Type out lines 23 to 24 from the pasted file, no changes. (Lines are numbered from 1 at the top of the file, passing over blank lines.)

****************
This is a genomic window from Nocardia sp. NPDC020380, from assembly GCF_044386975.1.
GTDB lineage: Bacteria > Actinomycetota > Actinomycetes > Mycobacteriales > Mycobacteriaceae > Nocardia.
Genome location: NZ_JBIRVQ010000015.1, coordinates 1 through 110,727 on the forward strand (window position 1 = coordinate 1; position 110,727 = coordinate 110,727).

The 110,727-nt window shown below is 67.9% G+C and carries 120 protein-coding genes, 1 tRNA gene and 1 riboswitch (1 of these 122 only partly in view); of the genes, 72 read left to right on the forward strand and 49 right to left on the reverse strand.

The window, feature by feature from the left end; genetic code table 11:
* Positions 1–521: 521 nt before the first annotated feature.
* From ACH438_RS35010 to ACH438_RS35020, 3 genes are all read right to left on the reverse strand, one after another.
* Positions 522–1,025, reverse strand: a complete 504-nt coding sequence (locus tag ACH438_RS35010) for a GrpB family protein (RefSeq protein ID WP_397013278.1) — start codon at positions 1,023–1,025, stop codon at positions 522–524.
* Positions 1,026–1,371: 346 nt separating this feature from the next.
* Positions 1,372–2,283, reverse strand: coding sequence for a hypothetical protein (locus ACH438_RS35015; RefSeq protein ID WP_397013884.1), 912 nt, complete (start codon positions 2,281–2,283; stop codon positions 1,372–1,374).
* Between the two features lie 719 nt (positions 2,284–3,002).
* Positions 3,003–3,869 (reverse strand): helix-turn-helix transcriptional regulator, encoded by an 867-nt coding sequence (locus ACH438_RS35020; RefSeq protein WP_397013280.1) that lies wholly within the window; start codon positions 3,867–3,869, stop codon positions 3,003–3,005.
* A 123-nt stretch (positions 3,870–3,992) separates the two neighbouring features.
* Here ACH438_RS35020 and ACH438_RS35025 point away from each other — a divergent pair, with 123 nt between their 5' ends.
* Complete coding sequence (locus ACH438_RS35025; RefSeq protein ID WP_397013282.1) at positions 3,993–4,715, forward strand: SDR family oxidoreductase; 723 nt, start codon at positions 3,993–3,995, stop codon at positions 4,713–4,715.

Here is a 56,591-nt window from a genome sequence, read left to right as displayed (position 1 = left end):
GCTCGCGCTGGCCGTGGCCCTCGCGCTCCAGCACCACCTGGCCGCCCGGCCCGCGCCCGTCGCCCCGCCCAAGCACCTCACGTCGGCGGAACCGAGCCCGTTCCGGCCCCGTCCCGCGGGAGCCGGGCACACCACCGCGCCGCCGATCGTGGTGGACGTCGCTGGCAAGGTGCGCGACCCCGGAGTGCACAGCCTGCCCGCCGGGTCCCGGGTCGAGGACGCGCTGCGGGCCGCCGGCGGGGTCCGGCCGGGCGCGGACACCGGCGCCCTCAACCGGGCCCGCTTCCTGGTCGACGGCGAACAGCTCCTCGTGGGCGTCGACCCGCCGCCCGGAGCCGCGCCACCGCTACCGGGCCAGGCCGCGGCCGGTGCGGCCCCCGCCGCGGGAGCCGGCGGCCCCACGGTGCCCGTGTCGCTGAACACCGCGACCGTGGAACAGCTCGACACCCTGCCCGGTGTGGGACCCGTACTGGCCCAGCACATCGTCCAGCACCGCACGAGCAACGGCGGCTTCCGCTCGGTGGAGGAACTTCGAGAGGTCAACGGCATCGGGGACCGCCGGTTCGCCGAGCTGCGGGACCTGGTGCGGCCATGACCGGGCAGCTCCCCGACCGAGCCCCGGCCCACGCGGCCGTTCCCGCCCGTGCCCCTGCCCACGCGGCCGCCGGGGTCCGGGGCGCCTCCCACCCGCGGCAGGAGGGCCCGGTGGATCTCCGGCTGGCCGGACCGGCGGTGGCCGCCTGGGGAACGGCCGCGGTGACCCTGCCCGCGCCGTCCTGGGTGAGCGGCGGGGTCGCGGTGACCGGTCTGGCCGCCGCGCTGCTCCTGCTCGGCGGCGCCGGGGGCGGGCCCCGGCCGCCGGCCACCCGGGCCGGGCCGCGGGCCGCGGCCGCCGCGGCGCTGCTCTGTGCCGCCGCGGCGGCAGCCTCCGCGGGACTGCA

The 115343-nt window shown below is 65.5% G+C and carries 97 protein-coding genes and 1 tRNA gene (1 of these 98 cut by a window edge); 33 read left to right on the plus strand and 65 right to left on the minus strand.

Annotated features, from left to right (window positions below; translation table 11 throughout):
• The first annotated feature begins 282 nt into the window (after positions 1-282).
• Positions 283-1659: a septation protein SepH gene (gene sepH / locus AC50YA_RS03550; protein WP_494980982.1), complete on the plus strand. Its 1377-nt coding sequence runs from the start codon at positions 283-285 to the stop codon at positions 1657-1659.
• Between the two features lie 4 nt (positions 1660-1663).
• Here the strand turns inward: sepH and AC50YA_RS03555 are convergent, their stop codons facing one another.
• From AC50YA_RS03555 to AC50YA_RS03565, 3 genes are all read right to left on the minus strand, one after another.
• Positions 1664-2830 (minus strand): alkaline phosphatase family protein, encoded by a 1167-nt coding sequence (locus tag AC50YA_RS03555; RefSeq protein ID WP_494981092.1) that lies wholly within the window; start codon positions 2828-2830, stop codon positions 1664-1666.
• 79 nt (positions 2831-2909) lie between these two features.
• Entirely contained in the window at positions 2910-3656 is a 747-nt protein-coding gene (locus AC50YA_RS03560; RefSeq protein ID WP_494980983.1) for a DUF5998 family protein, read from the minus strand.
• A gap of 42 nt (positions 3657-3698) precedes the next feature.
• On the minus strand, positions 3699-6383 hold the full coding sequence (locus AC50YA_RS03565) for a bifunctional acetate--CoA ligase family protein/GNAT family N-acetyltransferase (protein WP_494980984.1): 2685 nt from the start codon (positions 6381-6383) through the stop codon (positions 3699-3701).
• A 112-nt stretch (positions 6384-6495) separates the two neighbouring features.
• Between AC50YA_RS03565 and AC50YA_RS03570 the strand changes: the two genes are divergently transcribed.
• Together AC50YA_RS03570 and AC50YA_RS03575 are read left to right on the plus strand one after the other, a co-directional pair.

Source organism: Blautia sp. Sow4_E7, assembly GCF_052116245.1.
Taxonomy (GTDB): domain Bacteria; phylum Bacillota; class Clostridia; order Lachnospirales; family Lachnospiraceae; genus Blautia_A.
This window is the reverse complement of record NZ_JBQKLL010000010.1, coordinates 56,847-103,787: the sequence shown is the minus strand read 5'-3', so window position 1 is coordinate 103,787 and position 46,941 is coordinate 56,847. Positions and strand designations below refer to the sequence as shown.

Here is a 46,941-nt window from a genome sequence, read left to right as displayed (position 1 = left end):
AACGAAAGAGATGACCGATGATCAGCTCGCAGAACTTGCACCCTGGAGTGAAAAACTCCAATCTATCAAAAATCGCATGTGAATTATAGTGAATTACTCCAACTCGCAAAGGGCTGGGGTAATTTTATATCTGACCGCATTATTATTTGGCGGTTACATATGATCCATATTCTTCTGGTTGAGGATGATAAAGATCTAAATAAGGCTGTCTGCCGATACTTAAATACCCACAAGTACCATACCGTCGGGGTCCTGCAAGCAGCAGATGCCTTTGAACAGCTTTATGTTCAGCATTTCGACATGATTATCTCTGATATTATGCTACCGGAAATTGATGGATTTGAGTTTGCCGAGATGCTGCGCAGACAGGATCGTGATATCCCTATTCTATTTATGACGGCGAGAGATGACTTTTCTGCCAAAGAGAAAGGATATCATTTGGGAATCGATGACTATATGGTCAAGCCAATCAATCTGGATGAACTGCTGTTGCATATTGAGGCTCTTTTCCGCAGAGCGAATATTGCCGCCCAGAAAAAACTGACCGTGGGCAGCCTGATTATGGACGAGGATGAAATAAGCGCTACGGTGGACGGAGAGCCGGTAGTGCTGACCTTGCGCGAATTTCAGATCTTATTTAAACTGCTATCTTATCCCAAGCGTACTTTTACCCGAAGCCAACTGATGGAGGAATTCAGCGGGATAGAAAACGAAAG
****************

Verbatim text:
• Here the strand turns inward: sepH and AC50YA_RS03555 are convergent, their stop codons facing one another.
• From AC50YA_RS03555 to AC50YA_RS03565, 3 genes are all read right to left on the minus strand, one after another.